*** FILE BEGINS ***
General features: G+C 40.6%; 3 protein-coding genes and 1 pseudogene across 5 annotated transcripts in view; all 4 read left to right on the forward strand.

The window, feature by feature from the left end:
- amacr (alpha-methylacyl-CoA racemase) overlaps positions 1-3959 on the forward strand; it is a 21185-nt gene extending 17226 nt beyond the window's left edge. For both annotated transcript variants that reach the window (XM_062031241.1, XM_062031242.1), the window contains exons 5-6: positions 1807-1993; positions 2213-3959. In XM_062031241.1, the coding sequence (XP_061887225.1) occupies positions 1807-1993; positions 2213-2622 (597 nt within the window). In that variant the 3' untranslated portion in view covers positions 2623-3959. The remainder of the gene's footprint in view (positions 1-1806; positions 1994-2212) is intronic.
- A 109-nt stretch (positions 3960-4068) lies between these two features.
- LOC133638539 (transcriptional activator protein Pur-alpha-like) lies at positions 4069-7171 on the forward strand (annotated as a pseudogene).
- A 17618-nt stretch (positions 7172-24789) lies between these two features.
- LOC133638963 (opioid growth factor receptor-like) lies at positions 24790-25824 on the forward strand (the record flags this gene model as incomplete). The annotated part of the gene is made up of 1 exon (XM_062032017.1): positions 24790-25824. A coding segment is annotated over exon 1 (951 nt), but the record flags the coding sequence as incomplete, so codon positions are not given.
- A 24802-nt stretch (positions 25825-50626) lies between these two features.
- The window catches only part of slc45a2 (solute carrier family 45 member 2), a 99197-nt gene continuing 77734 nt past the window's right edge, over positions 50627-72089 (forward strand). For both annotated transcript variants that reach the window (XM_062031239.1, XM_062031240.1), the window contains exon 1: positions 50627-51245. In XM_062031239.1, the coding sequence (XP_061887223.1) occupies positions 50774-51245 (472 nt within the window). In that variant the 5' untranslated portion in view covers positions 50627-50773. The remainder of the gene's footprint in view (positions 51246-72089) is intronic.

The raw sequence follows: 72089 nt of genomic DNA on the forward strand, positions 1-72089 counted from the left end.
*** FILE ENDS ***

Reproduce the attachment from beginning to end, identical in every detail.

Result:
General features: G+C 40.6%; 3 protein-coding genes and 1 pseudogene across 5 annotated transcripts in view; all 4 read left to right on the forward strand.

The window, feature by feature from the left end:
- amacr (alpha-methylacyl-CoA racemase) overlaps positions 1-3959 on the forward strand; it is a 21185-nt gene extending 17226 nt beyond the window's left edge. For both annotated transcript variants that reach the window (XM_062031241.1, XM_062031242.1), the window contains exons 5-6: positions 1807-1993; positions 2213-3959. In XM_062031241.1, the coding sequence (XP_061887225.1) occupies positions 1807-1993; positions 2213-2622 (597 nt within the window). In that variant the 3' untranslated portion in view covers positions 2623-3959. The remainder of the gene's footprint in view (positions 1-1806; positions 1994-2212) is intronic.
- A 109-nt stretch (positions 3960-4068) lies between these two features.
- LOC133638539 (transcriptional activator protein Pur-alpha-like) lies at positions 4069-7171 on the forward strand (annotated as a pseudogene).
- A 17618-nt stretch (positions 7172-24789) lies between these two features.
- LOC133638963 (opioid growth factor receptor-like) lies at positions 24790-25824 on the forward strand (the record flags this gene model as incomplete). The annotated part of the gene is made up of 1 exon (XM_062032017.1): positions 24790-25824. A coding segment is annotated over exon 1 (951 nt), but the record flags the coding sequence as incomplete, so codon positions are not given.
- A 24802-nt stretch (positions 25825-50626) lies between these two features.
- The window catches only part of slc45a2 (solute carrier family 45 member 2), a 99197-nt gene continuing 77734 nt past the window's right edge, over positions 50627-72089 (forward strand). For both annotated transcript variants that reach the window (XM_062031239.1, XM_062031240.1), the window contains exon 1: positions 50627-51245. In XM_062031239.1, the coding sequence (XP_061887223.1) occupies positions 50774-51245 (472 nt within the window). In that variant the 5' untranslated portion in view covers positions 50627-50773. The remainder of the gene's footprint in view (positions 51246-72089) is intronic.

The raw sequence follows: 72089 nt of genomic DNA on the forward strand, positions 1-72089 counted from the left end.